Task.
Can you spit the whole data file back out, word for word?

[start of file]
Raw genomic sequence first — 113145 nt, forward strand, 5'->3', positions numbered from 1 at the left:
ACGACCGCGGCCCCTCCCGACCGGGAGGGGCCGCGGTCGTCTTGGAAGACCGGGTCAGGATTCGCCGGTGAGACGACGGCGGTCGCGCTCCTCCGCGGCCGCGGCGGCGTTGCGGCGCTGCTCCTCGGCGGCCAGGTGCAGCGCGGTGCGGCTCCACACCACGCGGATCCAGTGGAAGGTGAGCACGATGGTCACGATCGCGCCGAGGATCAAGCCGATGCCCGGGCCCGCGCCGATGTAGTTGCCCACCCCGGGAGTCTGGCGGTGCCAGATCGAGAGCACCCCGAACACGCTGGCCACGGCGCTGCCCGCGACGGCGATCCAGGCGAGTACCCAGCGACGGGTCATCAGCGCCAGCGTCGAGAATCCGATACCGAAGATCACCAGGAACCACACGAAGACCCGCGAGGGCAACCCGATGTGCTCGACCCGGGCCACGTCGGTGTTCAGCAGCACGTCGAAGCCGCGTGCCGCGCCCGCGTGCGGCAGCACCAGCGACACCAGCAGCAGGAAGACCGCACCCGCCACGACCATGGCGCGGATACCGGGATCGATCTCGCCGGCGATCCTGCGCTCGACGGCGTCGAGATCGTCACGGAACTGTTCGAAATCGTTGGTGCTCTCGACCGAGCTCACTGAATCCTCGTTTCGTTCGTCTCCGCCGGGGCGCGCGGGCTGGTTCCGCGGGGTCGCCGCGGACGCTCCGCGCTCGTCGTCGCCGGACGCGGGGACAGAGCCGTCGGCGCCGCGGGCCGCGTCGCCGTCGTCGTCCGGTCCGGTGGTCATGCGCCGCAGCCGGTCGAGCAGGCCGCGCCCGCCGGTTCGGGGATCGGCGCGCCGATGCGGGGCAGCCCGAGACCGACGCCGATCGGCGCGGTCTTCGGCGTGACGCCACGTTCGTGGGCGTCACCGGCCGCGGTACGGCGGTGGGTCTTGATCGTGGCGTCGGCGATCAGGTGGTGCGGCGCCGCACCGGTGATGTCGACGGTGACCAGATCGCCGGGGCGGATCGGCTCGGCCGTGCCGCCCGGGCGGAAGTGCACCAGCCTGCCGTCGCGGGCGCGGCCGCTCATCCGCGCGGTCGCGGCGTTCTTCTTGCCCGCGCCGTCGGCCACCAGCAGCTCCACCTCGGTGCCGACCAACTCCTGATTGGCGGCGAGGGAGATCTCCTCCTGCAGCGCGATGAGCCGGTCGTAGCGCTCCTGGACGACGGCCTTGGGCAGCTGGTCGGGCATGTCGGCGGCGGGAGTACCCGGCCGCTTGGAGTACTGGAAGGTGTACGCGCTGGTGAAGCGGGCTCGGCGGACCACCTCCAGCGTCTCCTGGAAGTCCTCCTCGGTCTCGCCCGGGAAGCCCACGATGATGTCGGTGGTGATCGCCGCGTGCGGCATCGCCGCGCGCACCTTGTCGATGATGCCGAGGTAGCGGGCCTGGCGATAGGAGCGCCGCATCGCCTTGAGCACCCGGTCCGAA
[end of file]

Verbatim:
Raw genomic sequence first — 113145 nt, forward strand, 5'->3', positions numbered from 1 at the left:
ACGACCGCGGCCCCTCCCGACCGGGAGGGGCCGCGGTCGTCTTGGAAGACCGGGTCAGGATTCGCCGGTGAGACGACGGCGGTCGCGCTCCTCCGCGGCCGCGGCGGCGTTGCGGCGCTGCTCCTCGGCGGCCAGGTGCAGCGCGGTGCGGCTCCACACCACGCGGATCCAGTGGAAGGTGAGCACGATGGTCACGATCGCGCCGAGGATCAAGCCGATGCCCGGGCCCGCGCCGATGTAGTTGCCCACCCCGGGAGTCTGGCGGTGCCAGATCGAGAGCACCCCGAACACGCTGGCCACGGCGCTGCCCGCGACGGCGATCCAGGCGAGTACCCAGCGACGGGTCATCAGCGCCAGCGTCGAGAATCCGATACCGAAGATCACCAGGAACCACACGAAGACCCGCGAGGGCAACCCGATGTGCTCGACCCGGGCCACGTCGGTGTTCAGCAGCACGTCGAAGCCGCGTGCCGCGCCCGCGTGCGGCAGCACCAGCGACACCAGCAGCAGGAAGACCGCACCCGCCACGACCATGGCGCGGATACCGGGATCGATCTCGCCGGCGATCCTGCGCTCGACGGCGTCGAGATCGTCACGGAACTGTTCGAAATCGTTGGTGCTCTCGACCGAGCTCACTGAATCCTCGTTTCGTTCGTCTCCGCCGGGGCGCGCGGGCTGGTTCCGCGGGGTCGCCGCGGACGCTCCGCGCTCGTCGTCGCCGGACGCGGGGACAGAGCCGTCGGCGCCGCGGGCCGCGTCGCCGTCGTCGTCCGGTCCGGTGGTCATGCGCCGCAGCCGGTCGAGCAGGCCGCGCCCGCCGGTTCGGGGATCGGCGCGCCGATGCGGGGCAGCCCGAGACCGACGCCGATCGGCGCGGTCTTCGGCGTGACGCCACGTTCGTGGGCGTCACCGGCCGCGGTACGGCGGTGGGTCTTGATCGTGGCGTCGGCGATCAGGTGGTGCGGCGCCGCACCGGTGATGTCGACGGTGACCAGATCGCCGGGGCGGATCGGCTCGGCCGTGCCGCCCGGGCGGAAGTGCACCAGCCTGCCGTCGCGGGCGCGGCCGCTCATCCGCGCGGTCGCGGCGTTCTTCTTGCCCGCGCCGTCGGCCACCAGCAGCTCCACCTCGGTGCCGACCAACTCCTGATTGGCGGCGAGGGAGATCTCCTCCTGCAGCGCGATGAGCCGGTCGTAGCGCTCCTGGACGACGGCCTTGGGCAGCTGGTCGGGCATGTCGGCGGCGGGAGTACCCGGCCGCTTGGAGTACTGGAAGGTGTACGCGCTGGTGAAGCGGGCTCGGCGGACCACCTCCAGCGTCTCCTGGAAGTCCTCCTCGGTCTCGCCCGGGAAGCCCACGATGATGTCGGTGGTGATCGCCGCGTGCGGCATCGCCGCGCGCACCTTGTCGATGATGCCGAGGTAGCGGGCCTGGCGATAGGAGCGCCGCATCGCCTTGAGCACCCGGTCCGAA